Saturday, March 2, 2024

Gambian Historian Calls for Reintegration of Enslaved Africans 

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By: Dawda Baldeh

According to, around 12 million Africans were enslaved in the course of the transatlantic slave trade. Between 1640 and 1807, British ships transported about 3.4 million Africans across the Atlantic. Out of that number, 450,000 died on the Atlantic crossing, while most of those who survived were transported to London, Bristol, and Liverpool.

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During this period, babies were sold separately from their biological parents. Husbands, wives and children were divided and scattered, never to see, know or encounter one another again in many instances. Records of the enslaved people were not kept which makes it difficult for them to trace back their origin, ethnic groups and culture.

There is an Automatical African Citizenship campaign calling on African leaders and governments to grant them citizenship like Ghana did in 2019.

Speaking exclusively to The Fatu Network, Juliet Ryan, the Founder of Blaxit, said the Automatic African citizenship campaign is for them to be seen as Africans and not to be treated as non-Africans.

“Our ancestors were taken from West Africa. We lost our language, identity, culture, family, inheritance,” emotional Juliet explained.

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Contrary to what some people perceived about the descendants, Juliet said they are urging African governments to reduce the number of years for one to be a citizen.

“We are not saying this without following due process. We are your lost family members, and we should be welcomed not rejected,” she said.

Juliet, whose Gambian name is Nyancho Kujabi, pleaded to Gambians to give them the necessary support for their integration.

In The Gambia, for one to be granted citizenship, he/she must be a resident in the country for a period not less than fifteen years.

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Responding to this constitutional requirement, Juliet added, they are urging the Gambian government to consider reducing this.

She equally called on African leaders to support their reintegration and emulate Ghana’s move.

She described the comments by some people regarding their plea as heartbreaking, saying they shouldn’t be rejected.

Ms. Ryan said they are not coming with bare hands, noting that they will invest, create jobs, skills, and help in developing the country.

“We have transferable skills that can be used to help build the infrastructure and work to bring knowledge together. The draconianal laws are still keeping us apart. We are asking for these laws to be addressed.

My meeting with President Adama Barrow was emotional because never thought I will meet an African president in my life. It gave me hope to push harder for us to achieve the goals of the automatic citizenship campaign. It was a life-changing experience for me,” she described.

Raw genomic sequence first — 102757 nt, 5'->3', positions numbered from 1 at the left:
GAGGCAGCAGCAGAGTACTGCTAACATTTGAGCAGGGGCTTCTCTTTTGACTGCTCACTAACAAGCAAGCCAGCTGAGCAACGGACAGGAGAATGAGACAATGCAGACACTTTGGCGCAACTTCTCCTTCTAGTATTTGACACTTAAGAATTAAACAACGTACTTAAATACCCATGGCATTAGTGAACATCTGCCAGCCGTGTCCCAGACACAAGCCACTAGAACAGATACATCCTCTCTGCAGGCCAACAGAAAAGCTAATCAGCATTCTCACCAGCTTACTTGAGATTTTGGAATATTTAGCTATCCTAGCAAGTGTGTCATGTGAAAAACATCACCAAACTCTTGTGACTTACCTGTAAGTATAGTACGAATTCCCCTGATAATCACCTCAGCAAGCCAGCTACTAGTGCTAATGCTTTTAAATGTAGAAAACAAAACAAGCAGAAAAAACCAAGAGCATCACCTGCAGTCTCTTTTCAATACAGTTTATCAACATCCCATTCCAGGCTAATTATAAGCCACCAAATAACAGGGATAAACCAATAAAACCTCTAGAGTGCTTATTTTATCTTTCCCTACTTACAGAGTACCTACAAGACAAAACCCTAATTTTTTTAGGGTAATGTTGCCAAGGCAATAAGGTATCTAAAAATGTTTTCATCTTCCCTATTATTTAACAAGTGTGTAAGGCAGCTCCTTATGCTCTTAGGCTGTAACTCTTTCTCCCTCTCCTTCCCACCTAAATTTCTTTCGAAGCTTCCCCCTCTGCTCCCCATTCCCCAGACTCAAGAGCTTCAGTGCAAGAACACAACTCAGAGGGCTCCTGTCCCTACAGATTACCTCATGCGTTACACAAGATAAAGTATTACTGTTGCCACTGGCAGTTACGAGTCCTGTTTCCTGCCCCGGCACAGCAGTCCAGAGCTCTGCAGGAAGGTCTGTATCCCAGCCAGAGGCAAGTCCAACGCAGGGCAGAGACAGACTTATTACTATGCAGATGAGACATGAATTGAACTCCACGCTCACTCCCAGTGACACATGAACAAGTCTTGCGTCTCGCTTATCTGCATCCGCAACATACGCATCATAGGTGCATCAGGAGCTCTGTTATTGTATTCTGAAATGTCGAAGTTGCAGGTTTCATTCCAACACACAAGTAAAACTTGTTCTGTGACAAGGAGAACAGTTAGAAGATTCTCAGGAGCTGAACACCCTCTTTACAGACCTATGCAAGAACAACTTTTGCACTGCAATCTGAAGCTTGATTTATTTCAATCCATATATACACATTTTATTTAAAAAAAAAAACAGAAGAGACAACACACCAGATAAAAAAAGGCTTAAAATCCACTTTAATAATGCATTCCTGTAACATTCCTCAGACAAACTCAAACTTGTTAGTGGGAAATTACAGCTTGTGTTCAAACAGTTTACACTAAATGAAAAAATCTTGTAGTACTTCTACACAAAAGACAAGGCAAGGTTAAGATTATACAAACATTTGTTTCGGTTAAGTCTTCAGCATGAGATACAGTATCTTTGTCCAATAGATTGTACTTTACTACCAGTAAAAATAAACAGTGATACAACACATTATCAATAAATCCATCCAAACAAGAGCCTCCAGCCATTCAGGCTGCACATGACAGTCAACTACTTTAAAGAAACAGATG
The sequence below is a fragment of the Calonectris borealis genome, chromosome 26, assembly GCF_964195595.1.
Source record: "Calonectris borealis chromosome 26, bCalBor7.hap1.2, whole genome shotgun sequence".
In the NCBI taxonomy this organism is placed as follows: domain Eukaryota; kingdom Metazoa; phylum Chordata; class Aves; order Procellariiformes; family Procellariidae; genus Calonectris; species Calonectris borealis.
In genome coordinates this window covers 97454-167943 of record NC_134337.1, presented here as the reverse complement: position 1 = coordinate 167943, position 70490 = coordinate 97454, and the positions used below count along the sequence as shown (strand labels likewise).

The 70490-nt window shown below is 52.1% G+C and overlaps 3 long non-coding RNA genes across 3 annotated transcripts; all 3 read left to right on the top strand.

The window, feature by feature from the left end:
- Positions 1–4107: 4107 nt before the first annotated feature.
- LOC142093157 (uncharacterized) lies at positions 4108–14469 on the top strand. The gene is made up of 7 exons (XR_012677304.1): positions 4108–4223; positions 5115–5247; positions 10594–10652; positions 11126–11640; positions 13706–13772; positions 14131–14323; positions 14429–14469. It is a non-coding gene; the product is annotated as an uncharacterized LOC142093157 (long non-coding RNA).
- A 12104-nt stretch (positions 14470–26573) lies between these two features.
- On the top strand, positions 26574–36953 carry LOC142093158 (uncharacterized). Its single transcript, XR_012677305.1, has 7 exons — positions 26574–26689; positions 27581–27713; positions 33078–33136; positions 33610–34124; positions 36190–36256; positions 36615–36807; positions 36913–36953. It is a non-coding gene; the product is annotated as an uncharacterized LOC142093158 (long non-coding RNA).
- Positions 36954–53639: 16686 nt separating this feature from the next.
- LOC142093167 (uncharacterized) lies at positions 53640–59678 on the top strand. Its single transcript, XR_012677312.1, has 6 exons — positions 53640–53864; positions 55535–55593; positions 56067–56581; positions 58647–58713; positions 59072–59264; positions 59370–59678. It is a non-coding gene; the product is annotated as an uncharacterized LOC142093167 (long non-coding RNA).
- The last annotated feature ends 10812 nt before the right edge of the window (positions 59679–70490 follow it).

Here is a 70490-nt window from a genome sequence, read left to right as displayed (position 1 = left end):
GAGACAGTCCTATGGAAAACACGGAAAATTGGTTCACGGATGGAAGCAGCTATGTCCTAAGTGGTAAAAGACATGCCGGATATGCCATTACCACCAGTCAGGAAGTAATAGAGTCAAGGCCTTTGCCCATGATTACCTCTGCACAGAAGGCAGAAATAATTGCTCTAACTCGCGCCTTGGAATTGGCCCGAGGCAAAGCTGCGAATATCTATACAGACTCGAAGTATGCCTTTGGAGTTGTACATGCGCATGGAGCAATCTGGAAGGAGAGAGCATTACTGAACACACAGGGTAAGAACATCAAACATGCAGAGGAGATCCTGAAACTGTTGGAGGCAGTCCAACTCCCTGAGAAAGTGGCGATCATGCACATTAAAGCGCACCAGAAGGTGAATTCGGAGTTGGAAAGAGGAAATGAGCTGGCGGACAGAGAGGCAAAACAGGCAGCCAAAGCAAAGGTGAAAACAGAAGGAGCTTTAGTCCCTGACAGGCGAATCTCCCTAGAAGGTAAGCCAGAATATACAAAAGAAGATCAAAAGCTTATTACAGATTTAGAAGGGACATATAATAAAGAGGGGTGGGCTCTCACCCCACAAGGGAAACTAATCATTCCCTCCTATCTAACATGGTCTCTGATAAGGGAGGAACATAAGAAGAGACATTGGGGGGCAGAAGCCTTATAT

She added that the meeting was a step in the right direction but that they want to move making progress in the citizenship campaign.

For Ms. Ryan, Africa needs to re-educate its people to change the narrative and tell its history in a better way for the continent to realise its power.

Ms. Juliet added that Africa is the home of their ancestors who were forcefully taken from the continent against their will.

She revealed that they are restricted in terms of purchasing land. This she noted is not done to any Gambian in the United Kingdom.

It is stated that the reintegration of African descendants will create employment opportunities, boost tourism and increase income revenue for any county.

Hassoum Ceesay, a Gambian historian, writer and museum curator at the Gambia National Museum, called on Gambians and Africans to welcome the reintegration of African Descendants.

“They are our African brothers and sisters; therefore, all hands should be on deck to welcome them to the mother continent.”

The 51-year-old historian described the descendants as skilful and knowledgeable people who can help in transforming the continent to the next level.

“Wherever you are, as long as you are black, you are an African,” Hassoum Ceesay emphasized.

Mr. Ceesay said Gambia is the home of Kunta Kinteh and the bastion of Pan-Africanism through Edward Francis Small and the National Council for British West Africa.

He said plans are underway for revising the roots festival, adding that African descendants will be in the middle of the organization so that the Gambia will continue to be a home pilgrimage for the descendants.

“We want to start in 2023 with the festival to mark two hundred years of the British occupation of George Island where the liberated Africans were settled.”

Ghana is the first country in Africa to grant automatic citizenship to the African Descendants on 27 November 2019. They granted citizenship to over 100 African Americans and Afro-Caribbeans as part of the “year of return” which marks 400 years since the anchoring of an English ship in Jamestown, Virginia in the United States carrying small groups of enslaved Africans.

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